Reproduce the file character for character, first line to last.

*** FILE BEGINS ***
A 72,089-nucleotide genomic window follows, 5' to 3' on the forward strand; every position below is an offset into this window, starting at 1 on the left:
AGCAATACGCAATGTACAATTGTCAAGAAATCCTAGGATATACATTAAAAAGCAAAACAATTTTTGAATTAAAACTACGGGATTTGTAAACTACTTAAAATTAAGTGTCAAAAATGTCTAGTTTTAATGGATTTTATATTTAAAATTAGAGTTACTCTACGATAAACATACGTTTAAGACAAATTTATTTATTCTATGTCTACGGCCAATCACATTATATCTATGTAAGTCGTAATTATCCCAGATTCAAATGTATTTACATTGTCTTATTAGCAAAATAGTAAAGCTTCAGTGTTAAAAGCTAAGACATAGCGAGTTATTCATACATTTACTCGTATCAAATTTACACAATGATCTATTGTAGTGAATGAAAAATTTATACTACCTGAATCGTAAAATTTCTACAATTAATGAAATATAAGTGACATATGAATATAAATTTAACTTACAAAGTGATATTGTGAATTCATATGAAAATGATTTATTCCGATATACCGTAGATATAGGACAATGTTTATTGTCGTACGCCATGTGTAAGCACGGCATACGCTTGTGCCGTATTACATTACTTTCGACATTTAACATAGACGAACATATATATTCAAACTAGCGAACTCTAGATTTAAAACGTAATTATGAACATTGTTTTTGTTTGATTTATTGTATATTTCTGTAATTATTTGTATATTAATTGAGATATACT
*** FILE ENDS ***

A 72,089-nucleotide genomic window follows, 5' to 3' on the forward strand; every position below is an offset into this window, starting at 1 on the left:
AGCAATACGCAATGTACAATTGTCAAGAAATCCTAGGATATACATTAAAAAGCAAAACAATTTTTGAATTAAAACTACGGGATTTGTAAACTACTTAAAATTAAGTGTCAAAAATGTCTAGTTTTAATGGATTTTATATTTAAAATTAGAGTTACTCTACGATAAACATACGTTTAAGACAAATTTATTTATTCTATGTCTACGGCCAATCACATTATATCTATGTAAGTCGTAATTATCCCAGATTCAAATGTATTTACATTGTCTTATTAGCAAAATAGTAAAGCTTCAGTGTTAAAAGCTAAGACATAGCGAGTTATTCATACATTTACTCGTATCAAATTTACACAATGATCTATTGTAGTGAATGAAAAATTTATACTACCTGAATCGTAAAATTTCTACAATTAATGAAATATAAGTGACATATGAATATAAATTTAACTTACAAAGTGATATTGTGAATTCATATGAAAATGATTTATTCCGATATACCGTAGATATAGGACAATGTTTATTGTCGTACGCCATGTGTAAGCACGGCATACGCTTGTGCCGTATTACATTACTTTCGACATTTAACATAGACGAACATATATATTCAAACTAGCGAACTCTAGATTTAAAACGTAATTATGAACATTGTTTTTGTTTGATTTATTGTATATTTCTGTAATTATTTGTATATTAATTGAGATATACT